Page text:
When to See a Dentist

While some toothache can be managed with home remedies, medication, and preventive care, some cases require immediate attention by a dental professional. If you experience symptoms such as:

  • Swelling on your face, cheeks, or gums
  • High fever, difficulty breathing, or swallowing
  • Bleeding, pus, or foul-tasting discharge from your gums or teeth
  • Severe and persistent toothache lasting for more than two days.

These symptoms might signify a severe dental problem that requires prompt intervention by a dentist. In addition, people who suffer from other health conditions that affect their dental health should consult their doctors and dentists to come up with personalized treatment plans as needed.

The Relation Between Toothache and Different Health Conditions

Several medical conditions can affect your dental health and lead to toothache. Some of these medical problems include:

  • Sinusitis: inflammation in the sinuses can cause pain in the upper rear teeth.
  • Gum disease: an infection of the gums that can cause them to recede and expose the tooth root, leading to toothache and sensitivity.
  • Dry mouth: a condition where the mouth doesn’t produce enough saliva, causing dryness and the risk of cavities and gum disease.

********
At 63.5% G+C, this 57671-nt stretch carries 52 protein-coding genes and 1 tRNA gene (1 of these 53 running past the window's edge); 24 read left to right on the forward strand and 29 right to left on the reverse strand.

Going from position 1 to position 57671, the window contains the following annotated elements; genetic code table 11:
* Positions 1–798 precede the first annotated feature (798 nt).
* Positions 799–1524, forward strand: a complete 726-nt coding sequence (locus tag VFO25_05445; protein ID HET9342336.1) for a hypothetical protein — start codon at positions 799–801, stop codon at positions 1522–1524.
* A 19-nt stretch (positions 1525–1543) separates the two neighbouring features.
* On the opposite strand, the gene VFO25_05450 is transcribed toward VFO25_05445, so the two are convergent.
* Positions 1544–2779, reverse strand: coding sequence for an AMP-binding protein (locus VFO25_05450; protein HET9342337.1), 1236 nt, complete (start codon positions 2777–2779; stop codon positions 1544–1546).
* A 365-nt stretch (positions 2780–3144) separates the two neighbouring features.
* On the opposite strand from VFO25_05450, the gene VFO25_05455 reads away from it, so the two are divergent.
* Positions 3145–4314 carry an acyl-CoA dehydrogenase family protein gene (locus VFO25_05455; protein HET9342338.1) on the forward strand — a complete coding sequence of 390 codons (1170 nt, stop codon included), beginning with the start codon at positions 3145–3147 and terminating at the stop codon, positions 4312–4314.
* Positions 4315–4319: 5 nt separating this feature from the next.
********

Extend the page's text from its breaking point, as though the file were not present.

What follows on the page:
• Bruxism: a condition where people grind or clench their teeth, putting excessive pressure on the teeth and causing pain and sensitivity.

If you suspect you have a medical condition that affects your dental health, you should speak with your doctor and dentist to determine the best course of treatment.


Toothache can cause severe discomfort and affect individuals’ daily lives. However, adopting proper hygiene habits, practicing preventive care, and seeking professional help can help manage and prevent toothache episodes. This article provided you with useful information on natural remedies, medications, tips on preventive care, when to see a dentist, and the relation between toothache and different health conditions to guide you on the path towards maintaining good dental health. Remember that prevention is always better than cure and that taking the proper measures towards dental health can save you a lot of pain and costs in the long run.